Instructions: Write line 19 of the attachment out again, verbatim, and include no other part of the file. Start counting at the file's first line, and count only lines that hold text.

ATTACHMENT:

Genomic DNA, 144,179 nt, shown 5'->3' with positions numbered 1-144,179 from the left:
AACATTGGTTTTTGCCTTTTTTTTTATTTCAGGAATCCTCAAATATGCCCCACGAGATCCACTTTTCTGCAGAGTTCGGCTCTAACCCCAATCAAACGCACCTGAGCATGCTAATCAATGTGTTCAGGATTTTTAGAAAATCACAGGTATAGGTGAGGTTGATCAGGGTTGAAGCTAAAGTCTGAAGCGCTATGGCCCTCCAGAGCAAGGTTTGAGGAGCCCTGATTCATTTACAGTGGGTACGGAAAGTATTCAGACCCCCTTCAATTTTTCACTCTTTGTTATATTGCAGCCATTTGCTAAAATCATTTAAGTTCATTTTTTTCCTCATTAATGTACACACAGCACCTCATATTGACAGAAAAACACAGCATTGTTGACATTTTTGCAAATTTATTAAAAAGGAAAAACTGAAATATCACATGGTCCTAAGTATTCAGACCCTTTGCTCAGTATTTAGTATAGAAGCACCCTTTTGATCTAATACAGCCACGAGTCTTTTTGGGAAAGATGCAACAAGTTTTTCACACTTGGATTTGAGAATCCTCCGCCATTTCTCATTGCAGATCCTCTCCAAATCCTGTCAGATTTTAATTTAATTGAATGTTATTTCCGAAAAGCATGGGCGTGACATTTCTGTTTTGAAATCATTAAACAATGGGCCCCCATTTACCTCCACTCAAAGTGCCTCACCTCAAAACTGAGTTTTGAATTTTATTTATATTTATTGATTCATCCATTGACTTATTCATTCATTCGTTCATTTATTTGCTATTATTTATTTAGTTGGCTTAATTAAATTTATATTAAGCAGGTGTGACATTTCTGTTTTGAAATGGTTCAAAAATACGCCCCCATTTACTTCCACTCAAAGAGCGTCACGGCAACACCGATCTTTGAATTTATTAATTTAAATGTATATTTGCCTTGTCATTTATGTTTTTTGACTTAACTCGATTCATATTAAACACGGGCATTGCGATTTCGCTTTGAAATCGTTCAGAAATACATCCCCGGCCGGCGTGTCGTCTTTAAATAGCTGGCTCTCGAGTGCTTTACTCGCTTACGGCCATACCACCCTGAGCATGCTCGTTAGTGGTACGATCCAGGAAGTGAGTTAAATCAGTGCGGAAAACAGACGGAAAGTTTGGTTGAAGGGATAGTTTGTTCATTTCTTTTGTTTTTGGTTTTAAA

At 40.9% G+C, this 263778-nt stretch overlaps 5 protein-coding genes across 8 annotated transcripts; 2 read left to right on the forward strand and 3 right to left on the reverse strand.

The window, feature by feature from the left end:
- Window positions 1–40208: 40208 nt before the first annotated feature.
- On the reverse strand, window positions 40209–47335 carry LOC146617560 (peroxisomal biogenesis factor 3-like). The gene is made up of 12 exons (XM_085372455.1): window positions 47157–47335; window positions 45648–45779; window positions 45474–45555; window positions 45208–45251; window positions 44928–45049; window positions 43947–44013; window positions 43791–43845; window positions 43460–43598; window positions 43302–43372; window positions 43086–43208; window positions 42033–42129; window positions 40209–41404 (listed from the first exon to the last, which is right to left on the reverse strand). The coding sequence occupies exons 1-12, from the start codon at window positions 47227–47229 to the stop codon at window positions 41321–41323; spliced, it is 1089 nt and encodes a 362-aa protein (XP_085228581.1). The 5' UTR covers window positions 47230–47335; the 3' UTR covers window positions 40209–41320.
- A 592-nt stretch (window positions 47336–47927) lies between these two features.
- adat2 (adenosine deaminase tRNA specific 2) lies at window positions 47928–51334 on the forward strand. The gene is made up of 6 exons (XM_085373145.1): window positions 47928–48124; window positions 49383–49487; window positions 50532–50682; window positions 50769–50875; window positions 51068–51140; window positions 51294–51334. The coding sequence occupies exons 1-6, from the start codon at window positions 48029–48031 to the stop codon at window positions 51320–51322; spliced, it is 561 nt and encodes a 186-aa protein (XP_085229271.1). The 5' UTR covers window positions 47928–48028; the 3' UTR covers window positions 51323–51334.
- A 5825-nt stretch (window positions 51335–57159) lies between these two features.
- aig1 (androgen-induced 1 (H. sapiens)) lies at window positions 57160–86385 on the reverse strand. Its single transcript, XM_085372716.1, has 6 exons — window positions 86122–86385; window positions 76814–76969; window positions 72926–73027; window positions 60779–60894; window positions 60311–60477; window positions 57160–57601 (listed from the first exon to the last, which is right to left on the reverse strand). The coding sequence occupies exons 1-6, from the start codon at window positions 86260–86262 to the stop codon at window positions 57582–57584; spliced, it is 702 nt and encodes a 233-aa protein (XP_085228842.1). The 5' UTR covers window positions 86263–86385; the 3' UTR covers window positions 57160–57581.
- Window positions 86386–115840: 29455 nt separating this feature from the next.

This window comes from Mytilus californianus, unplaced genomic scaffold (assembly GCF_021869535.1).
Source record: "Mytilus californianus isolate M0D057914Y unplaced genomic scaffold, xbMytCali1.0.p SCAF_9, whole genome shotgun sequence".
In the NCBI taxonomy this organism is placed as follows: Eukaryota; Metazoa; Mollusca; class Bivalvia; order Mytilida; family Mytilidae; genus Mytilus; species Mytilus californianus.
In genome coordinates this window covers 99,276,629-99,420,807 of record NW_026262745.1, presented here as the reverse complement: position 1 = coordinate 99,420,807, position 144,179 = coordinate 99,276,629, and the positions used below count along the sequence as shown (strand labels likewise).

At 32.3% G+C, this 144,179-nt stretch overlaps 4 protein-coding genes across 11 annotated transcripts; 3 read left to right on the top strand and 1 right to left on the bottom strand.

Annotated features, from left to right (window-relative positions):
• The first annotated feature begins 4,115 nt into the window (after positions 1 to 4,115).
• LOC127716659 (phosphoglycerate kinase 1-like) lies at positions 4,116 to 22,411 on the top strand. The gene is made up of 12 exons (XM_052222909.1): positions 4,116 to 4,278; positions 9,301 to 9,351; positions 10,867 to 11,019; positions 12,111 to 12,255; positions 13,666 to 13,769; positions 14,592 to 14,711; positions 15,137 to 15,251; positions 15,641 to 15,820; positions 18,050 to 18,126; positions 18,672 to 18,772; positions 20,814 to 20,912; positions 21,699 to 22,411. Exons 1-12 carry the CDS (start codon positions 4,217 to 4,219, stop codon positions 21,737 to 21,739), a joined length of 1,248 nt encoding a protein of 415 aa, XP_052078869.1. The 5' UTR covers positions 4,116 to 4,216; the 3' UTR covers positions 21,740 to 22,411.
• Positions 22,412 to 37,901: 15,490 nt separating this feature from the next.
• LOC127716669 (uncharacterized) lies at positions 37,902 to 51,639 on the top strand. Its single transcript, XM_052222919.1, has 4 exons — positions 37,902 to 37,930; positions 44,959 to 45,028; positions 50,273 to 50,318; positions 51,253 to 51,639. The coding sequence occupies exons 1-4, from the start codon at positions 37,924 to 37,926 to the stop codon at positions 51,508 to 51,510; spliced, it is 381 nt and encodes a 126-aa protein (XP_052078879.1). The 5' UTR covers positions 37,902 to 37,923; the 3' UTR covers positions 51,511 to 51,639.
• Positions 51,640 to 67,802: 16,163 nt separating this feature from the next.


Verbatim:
• LOC127716659 (phosphoglycerate kinase 1-like) lies at positions 4,116 to 22,411 on the top strand. The gene is made up of 12 exons (XM_052222909.1): positions 4,116 to 4,278; positions 9,301 to 9,351; positions 10,867 to 11,019; positions 12,111 to 12,255; positions 13,666 to 13,769; positions 14,592 to 14,711; positions 15,137 to 15,251; positions 15,641 to 15,820; positions 18,050 to 18,126; positions 18,672 to 18,772; positions 20,814 to 20,912; positions 21,699 to 22,411. Exons 1-12 carry the CDS (start codon positions 4,217 to 4,219, stop codon positions 21,737 to 21,739), a joined length of 1,248 nt encoding a protein of 415 aa, XP_052078869.1. The 5' UTR covers positions 4,116 to 4,216; the 3' UTR covers positions 21,740 to 22,411.